It is young people at the heart of the Arab revolt who are rebelling not for jihad but for freedom and democracy. Nevertheless, bin Laden's death opens up huge opportunities worldwide. President Barack Obama needs to follow up on the promise he made in Cairo, two years ago, when he pledged to build bridges to the Muslim world.
By Ahmed Rashid
Wedding ceremonies have become ruinous for many Afghans. A new law now aims at limiting the expenses. The good intention of the initiative is tarnished, however, because the draft at the same time sanctions heavy governmental interference into personal affairs.
There is little faith in the reform of the UN system; nonetheless, the United Nations Conference on Sustainable Development, to be held in Rio de Janeiro in 2012 – also known as Rio +20 – is not only to set the stage for a green economy, but also to provide an impetus for the institutional reform of the UN environmental sector.
By Barbara Unmüßig
Having power does something to people. They get full of hubris; they forget who they are supposed to represent; they start exercising their power behind closed doors and they become arrogant in a way that is both unbecoming and potentially dangerous. This is one of the things that WikiLeaks counteracts. A comment by
For a long time, security along the Gultapa road in Northern Afghanistan made the area difficult to access. Afghan journalist Noor ul Ain from the Dari language daily 8 am recently travelled along this road and found the situation much improved. Yet, in his trip it became evident: What people are still in need for is development – schools, healthcare and governmental services that make it not only a secure place for now but that open prospects to the people in that area.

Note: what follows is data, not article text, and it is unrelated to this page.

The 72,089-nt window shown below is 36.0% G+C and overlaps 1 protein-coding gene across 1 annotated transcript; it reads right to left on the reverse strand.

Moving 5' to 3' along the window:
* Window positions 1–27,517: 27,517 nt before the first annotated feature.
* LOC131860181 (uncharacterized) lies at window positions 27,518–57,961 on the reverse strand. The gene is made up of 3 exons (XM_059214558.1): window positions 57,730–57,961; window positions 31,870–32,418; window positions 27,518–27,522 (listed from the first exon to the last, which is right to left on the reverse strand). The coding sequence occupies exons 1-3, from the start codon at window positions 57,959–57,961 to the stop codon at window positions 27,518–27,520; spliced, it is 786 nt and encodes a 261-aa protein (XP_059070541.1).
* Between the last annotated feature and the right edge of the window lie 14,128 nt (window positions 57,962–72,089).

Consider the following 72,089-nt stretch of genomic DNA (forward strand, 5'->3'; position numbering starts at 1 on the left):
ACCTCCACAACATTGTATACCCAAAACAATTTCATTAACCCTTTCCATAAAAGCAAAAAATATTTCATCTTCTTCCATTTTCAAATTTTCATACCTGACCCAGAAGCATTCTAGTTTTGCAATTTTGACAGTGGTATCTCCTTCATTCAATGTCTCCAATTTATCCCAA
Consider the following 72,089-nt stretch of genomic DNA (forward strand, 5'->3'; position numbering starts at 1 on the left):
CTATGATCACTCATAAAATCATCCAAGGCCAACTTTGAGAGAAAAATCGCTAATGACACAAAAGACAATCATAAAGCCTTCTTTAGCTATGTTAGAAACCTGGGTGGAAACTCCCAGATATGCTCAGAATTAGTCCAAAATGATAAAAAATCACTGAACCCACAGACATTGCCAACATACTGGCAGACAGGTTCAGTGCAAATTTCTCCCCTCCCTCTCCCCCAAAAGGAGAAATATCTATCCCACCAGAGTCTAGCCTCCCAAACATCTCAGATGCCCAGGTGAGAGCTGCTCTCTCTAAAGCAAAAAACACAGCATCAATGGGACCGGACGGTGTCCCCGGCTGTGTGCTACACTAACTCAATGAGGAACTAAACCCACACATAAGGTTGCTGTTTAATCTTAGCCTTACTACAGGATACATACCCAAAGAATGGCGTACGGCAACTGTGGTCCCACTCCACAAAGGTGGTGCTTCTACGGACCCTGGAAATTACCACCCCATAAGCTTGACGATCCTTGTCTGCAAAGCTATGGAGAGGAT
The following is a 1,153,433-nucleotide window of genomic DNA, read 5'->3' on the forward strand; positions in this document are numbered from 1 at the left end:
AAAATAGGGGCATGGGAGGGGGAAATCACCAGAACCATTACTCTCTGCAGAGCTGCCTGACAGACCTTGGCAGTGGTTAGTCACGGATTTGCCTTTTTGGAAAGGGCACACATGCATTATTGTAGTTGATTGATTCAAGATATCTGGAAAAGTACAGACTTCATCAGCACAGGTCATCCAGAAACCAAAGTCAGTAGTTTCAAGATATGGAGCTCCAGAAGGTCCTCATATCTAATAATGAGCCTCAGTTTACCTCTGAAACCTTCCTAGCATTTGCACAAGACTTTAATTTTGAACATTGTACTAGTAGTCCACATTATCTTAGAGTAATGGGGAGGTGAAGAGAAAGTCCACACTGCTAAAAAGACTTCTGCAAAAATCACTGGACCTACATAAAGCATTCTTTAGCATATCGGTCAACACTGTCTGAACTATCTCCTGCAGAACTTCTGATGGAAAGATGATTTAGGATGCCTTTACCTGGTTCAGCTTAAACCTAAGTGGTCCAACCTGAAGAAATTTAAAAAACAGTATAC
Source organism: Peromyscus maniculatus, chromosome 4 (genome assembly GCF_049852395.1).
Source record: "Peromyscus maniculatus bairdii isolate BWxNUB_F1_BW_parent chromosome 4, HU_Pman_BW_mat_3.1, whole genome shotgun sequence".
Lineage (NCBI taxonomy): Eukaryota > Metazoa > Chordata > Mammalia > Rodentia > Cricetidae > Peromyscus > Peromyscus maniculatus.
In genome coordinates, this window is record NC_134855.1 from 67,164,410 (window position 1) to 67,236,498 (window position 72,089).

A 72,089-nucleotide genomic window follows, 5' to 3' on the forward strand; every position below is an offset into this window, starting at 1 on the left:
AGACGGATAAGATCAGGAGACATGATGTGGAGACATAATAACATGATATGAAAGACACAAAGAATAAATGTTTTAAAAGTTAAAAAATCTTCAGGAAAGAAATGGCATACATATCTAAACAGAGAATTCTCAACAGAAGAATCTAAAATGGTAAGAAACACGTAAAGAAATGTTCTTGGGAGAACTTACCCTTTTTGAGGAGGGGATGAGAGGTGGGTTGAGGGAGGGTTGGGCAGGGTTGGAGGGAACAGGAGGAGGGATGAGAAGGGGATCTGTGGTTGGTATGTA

While the deployment of German troops in Afghanistan is polarizing Germany, in Afghanistan big hopes are lying on particularly the German engagement. Even though the pull-out has not yet started, the Afghan population starts feeling left alone since one issue even here is not a secret: What is of least importance for the German parliament’s decision is what is really happening in Afghanistan.
Every year, when the western countries’ parliaments debate about the extension or otherwise of their troops’ mission in Afghanistan, the people of Afghanistan get concerned and anxious. More than 60% of Afghans want the international forces to remain in the country and 88% consider the Taliban and al-Qaeda the perpetrators of violence.
Afghanistan’s south eastern province of Khost is well connected with important centers of trade on the other side of the border in Pakistan. At the same time, these advantages are also being used by insurgents and make Khost a primary spot for infiltration. TLO, a partner organization of the Heinrich-Böll-Stiftung, takes a closer look at Khost province and analyzes the effects of the erosion of tribal unity there over the last decades.
As the second day of the post-”cablegate” news cycle unfolds, local media in Jordan seems to have only stuck out its head enough to disseminate the government’s position in a slew of standardized articles in the major newspapers all reiterating the same denials and reaffirming the same positions.
By Naseem Tarawnah